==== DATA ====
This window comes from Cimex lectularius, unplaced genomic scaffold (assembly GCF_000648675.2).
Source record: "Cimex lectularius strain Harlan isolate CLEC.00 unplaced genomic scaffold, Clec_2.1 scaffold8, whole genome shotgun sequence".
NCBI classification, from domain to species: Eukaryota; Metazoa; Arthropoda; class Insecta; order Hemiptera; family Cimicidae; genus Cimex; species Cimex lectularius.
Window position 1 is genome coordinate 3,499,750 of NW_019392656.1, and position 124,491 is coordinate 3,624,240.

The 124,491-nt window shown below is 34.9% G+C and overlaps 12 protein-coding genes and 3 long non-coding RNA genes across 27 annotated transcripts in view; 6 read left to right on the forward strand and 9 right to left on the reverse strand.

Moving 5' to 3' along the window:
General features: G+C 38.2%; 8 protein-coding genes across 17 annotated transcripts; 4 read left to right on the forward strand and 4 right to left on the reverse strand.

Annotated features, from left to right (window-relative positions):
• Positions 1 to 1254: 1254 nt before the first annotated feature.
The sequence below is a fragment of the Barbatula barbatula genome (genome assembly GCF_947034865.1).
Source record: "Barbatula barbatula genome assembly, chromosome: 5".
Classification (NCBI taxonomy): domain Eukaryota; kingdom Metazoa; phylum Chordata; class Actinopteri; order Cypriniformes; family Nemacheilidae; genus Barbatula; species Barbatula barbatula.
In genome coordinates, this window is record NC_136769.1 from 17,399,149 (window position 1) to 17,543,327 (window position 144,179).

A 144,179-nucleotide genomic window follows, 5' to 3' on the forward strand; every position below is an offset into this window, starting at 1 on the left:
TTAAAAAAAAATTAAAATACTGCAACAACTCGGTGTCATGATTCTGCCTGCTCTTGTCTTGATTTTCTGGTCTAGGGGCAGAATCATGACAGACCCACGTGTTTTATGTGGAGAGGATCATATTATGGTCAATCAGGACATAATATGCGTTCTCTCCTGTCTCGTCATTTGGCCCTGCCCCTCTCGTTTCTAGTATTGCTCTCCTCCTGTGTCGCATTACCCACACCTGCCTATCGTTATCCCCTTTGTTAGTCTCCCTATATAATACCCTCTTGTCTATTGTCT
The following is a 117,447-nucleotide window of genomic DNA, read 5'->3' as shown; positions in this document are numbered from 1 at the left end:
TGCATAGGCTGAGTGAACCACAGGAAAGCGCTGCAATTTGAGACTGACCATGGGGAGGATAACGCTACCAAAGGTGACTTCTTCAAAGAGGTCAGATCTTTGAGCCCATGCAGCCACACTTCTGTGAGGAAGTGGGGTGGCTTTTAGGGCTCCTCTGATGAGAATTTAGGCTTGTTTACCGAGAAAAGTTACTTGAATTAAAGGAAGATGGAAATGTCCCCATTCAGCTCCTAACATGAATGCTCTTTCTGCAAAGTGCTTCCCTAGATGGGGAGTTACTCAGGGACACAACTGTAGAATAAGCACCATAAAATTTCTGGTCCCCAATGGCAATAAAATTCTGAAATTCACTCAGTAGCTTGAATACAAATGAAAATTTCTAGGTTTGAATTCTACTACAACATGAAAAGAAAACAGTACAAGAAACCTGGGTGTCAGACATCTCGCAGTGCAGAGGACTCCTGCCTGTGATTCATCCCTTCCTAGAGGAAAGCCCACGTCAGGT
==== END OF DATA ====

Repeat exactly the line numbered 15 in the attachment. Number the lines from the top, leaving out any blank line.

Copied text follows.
TTAAAAAAAAATTAAAATACTGCAACAACTCGGTGTCATGATTCTGCCTGCTCTTGTCTTGATTTTCTGGTCTAGGGGCAGAATCATGACAGACCCACGTGTTTTATGTGGAGAGGATCATATTATGGTCAATCAGGACATAATATGCGTTCTCTCCTGTCTCGTCATTTGGCCCTGCCCCTCTCGTTTCTAGTATTGCTCTCCTCCTGTGTCGCATTACCCACACCTGCCTATCGTTATCCCCTTTGTTAGTCTCCCTATATAATACCCTCTTGTCTATTGTCT